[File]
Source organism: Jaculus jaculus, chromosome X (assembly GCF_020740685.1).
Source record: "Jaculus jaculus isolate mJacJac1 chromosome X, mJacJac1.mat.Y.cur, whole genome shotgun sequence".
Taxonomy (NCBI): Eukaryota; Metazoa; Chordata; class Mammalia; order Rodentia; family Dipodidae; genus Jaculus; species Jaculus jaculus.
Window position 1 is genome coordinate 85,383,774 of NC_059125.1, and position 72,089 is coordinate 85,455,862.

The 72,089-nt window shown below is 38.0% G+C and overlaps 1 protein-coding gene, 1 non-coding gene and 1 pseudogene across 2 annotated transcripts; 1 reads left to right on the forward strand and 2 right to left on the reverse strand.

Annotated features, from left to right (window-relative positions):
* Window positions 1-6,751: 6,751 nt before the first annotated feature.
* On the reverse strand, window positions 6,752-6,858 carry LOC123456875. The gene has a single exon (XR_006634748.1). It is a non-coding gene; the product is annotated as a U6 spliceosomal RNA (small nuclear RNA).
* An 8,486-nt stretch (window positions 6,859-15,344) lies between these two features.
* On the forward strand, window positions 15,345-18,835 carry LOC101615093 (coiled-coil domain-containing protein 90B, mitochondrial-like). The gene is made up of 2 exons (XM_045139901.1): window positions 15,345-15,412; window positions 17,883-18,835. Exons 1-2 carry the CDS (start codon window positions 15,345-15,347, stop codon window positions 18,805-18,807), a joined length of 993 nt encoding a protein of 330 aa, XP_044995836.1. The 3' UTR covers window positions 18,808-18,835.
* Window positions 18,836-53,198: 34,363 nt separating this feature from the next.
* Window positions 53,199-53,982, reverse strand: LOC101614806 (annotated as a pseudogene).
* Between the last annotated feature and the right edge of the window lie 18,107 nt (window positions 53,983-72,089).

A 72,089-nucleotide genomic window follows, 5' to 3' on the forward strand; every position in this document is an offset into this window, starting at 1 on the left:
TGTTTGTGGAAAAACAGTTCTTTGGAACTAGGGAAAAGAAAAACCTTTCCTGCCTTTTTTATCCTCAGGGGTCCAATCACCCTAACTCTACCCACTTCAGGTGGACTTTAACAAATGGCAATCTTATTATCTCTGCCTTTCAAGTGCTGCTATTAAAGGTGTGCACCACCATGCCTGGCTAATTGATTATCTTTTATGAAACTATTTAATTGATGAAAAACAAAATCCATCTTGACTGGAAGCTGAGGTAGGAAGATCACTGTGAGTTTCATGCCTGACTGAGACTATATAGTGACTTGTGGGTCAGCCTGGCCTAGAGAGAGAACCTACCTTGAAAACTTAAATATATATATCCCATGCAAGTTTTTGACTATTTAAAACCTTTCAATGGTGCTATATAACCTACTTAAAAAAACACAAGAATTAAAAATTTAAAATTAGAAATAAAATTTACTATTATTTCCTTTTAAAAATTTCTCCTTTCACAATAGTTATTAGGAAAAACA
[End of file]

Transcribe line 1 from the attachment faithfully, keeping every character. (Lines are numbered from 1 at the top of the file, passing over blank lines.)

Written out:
Source organism: Jaculus jaculus, chromosome X (assembly GCF_020740685.1).